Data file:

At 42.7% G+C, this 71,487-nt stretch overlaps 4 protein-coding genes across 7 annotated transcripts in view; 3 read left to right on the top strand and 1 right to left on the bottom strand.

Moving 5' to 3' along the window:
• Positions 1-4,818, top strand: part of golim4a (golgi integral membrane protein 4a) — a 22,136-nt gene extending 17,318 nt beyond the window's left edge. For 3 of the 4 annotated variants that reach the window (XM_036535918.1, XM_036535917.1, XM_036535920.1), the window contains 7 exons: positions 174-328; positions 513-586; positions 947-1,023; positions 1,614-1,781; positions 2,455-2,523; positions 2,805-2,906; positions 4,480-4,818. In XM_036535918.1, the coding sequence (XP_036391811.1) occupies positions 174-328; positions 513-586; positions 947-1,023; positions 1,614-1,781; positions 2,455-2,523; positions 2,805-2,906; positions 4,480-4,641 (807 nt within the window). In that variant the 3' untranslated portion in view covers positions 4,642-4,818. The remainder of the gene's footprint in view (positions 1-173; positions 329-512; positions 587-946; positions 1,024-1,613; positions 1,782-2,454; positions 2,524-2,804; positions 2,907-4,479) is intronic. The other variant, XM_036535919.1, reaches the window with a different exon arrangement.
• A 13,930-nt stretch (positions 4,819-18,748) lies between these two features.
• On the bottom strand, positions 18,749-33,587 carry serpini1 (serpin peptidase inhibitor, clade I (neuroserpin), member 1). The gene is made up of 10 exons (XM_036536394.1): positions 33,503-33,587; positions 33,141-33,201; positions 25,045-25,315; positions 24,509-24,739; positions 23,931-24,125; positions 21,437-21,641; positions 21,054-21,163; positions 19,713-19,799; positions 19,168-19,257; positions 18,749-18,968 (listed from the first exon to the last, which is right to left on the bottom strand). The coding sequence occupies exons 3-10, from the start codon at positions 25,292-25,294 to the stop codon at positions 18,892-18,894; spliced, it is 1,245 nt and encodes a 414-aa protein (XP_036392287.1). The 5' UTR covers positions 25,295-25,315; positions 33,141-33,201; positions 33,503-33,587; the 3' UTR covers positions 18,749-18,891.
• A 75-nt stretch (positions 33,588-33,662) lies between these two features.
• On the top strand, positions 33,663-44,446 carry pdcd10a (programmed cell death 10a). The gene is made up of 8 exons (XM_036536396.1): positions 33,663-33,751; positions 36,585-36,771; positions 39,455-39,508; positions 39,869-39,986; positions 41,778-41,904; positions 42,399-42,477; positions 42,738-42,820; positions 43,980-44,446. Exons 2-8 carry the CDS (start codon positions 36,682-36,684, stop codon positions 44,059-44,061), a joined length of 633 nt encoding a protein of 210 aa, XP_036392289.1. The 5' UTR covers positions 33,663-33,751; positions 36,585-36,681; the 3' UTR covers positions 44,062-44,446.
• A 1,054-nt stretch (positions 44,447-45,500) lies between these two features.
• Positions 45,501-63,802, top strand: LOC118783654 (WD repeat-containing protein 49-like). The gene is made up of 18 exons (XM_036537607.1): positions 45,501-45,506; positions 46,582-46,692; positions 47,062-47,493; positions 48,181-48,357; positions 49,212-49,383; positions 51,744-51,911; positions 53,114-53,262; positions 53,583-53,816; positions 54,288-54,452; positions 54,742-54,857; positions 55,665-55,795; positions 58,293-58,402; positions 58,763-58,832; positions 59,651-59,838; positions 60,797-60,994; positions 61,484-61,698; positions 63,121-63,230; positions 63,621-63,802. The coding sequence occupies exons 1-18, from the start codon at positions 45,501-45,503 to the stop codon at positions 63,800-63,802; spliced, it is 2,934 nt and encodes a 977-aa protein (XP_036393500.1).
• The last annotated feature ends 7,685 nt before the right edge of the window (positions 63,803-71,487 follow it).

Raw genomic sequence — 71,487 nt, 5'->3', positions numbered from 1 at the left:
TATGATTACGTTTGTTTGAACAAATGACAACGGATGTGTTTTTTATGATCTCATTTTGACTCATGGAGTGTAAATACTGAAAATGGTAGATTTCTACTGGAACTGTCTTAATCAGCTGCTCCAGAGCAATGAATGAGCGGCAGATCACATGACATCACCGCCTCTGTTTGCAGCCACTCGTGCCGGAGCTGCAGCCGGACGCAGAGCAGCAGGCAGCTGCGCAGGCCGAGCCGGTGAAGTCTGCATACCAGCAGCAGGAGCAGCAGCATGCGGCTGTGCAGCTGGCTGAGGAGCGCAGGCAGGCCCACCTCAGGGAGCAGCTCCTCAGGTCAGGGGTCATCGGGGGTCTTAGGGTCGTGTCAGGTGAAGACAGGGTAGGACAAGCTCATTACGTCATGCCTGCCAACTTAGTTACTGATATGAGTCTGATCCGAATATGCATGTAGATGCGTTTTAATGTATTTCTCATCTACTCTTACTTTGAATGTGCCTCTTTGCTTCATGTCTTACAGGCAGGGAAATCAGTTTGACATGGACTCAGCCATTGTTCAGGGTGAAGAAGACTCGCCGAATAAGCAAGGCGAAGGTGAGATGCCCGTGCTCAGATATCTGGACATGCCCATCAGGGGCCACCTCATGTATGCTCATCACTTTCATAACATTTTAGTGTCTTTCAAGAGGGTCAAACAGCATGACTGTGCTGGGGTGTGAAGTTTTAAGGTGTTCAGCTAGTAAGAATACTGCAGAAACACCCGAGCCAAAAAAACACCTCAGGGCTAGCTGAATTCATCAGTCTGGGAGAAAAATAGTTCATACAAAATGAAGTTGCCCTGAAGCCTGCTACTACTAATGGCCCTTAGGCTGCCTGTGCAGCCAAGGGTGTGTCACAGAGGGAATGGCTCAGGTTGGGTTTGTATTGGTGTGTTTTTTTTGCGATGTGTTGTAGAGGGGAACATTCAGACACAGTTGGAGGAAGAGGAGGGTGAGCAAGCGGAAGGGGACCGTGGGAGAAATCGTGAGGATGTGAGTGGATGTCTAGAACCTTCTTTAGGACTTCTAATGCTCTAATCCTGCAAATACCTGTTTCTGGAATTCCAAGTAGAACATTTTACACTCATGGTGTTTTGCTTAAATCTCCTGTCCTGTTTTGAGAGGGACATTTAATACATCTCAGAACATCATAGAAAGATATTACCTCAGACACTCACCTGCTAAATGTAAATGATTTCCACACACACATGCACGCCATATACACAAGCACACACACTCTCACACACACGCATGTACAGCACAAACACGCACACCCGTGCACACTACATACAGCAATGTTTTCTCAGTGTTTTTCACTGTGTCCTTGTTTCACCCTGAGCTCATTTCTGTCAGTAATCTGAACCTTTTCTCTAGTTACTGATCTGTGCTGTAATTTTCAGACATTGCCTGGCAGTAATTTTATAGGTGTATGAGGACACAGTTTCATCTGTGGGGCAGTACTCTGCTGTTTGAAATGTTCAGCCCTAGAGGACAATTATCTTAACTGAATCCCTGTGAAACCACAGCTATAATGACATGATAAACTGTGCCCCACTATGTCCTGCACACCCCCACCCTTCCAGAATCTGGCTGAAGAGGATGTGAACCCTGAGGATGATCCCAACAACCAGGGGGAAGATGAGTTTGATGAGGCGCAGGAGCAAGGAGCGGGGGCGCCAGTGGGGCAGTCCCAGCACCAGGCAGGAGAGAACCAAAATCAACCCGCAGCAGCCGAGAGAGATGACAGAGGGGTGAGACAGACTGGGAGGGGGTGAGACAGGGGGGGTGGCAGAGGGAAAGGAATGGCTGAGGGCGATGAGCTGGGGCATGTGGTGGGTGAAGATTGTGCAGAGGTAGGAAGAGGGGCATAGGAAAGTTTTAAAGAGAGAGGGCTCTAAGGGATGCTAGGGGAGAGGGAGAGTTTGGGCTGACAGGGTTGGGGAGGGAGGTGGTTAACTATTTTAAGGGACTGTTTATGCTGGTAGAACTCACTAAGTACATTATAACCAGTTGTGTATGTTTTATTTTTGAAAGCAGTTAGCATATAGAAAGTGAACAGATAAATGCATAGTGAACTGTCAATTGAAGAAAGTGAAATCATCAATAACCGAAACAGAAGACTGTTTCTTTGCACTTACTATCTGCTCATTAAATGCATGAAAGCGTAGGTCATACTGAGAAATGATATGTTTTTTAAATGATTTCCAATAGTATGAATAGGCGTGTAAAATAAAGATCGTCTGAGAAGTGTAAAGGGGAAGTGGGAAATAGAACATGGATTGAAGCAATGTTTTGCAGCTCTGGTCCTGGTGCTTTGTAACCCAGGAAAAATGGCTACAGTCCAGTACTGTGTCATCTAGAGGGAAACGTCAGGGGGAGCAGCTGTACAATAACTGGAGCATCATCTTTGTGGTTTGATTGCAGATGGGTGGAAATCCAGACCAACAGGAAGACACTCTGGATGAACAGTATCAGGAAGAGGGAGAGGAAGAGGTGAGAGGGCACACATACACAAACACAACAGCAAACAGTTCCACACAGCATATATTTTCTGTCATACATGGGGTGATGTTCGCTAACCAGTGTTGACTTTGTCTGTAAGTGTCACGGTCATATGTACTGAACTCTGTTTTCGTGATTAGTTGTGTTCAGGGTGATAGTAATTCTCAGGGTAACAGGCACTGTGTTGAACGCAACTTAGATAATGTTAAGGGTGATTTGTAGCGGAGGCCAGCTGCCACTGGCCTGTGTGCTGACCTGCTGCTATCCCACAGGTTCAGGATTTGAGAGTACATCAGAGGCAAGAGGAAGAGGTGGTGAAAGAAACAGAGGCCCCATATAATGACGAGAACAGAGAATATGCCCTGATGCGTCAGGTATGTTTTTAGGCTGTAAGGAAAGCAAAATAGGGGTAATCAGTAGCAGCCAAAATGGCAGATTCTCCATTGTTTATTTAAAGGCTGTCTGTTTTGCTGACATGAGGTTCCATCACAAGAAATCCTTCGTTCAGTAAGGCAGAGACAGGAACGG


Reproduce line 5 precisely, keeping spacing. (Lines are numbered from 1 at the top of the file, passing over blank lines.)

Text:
• On the bottom strand, positions 18,749-33,587 carry serpini1 (serpin peptidase inhibitor, clade I (neuroserpin), member 1). The gene is made up of 10 exons (XM_036536394.1): positions 33,503-33,587; positions 33,141-33,201; positions 25,045-25,315; positions 24,509-24,739; positions 23,931-24,125; positions 21,437-21,641; positions 21,054-21,163; positions 19,713-19,799; positions 19,168-19,257; positions 18,749-18,968 (listed from the first exon to the last, which is right to left on the bottom strand). The coding sequence occupies exons 3-10, from the start codon at positions 25,292-25,294 to the stop codon at positions 18,892-18,894; spliced, it is 1,245 nt and encodes a 414-aa protein (XP_036392287.1). The 5' UTR covers positions 25,295-25,315; positions 33,141-33,201; positions 33,503-33,587; the 3' UTR covers positions 18,749-18,891.